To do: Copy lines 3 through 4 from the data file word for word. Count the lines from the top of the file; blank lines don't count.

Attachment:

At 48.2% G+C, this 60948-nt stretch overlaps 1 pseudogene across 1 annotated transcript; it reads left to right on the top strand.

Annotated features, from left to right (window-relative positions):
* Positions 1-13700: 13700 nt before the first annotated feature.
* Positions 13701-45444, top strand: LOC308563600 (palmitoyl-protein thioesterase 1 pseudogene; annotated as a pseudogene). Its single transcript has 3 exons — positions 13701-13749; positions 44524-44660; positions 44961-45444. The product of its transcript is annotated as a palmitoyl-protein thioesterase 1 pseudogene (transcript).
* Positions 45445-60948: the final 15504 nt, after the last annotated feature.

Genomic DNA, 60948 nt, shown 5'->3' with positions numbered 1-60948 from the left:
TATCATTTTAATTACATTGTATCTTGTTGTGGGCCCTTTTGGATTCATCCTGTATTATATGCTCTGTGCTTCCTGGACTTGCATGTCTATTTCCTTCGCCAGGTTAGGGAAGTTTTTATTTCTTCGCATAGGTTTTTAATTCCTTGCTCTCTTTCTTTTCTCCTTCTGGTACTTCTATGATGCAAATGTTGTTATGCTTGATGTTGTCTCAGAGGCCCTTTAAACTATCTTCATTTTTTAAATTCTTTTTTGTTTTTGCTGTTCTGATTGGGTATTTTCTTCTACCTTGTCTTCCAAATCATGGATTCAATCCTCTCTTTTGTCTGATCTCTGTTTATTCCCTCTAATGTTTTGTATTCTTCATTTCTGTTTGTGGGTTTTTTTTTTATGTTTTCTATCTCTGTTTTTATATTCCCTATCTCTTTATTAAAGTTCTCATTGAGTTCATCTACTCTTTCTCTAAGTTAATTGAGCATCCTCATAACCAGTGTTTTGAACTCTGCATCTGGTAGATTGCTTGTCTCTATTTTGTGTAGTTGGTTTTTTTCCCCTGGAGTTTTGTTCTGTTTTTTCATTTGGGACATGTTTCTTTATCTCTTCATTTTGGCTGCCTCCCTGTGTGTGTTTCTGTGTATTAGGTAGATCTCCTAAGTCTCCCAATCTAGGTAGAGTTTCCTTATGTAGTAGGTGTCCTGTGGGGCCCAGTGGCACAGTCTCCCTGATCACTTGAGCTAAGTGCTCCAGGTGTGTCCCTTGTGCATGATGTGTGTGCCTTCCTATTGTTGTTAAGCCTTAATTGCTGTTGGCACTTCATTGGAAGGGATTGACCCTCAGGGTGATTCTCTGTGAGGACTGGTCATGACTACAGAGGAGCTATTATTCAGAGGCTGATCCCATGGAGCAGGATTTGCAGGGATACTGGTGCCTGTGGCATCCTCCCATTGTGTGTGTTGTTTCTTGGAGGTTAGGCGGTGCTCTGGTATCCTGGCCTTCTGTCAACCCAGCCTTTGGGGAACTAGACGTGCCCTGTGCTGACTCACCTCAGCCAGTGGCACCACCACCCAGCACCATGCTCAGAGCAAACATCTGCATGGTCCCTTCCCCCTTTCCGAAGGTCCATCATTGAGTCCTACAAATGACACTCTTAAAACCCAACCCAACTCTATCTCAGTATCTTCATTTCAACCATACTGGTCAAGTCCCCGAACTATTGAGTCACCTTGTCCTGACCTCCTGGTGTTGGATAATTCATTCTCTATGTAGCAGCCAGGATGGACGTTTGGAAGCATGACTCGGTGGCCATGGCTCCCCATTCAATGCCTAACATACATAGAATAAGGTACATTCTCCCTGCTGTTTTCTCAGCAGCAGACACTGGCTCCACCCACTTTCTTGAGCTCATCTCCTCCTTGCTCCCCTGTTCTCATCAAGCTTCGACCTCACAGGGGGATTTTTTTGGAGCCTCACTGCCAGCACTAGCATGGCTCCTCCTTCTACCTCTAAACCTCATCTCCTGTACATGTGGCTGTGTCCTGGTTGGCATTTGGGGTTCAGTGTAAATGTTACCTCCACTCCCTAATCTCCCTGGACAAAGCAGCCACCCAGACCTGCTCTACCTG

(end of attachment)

* Positions 1-13700: 13700 nt before the first annotated feature.
* Positions 13701-45444, top strand: LOC308563600 (palmitoyl-protein thioesterase 1 pseudogene; annotated as a pseudogene). Its single transcript has 3 exons — positions 13701-13749; positions 44524-44660; positions 44961-45444. The product of its transcript is annotated as a palmitoyl-protein thioesterase 1 pseudogene (transcript).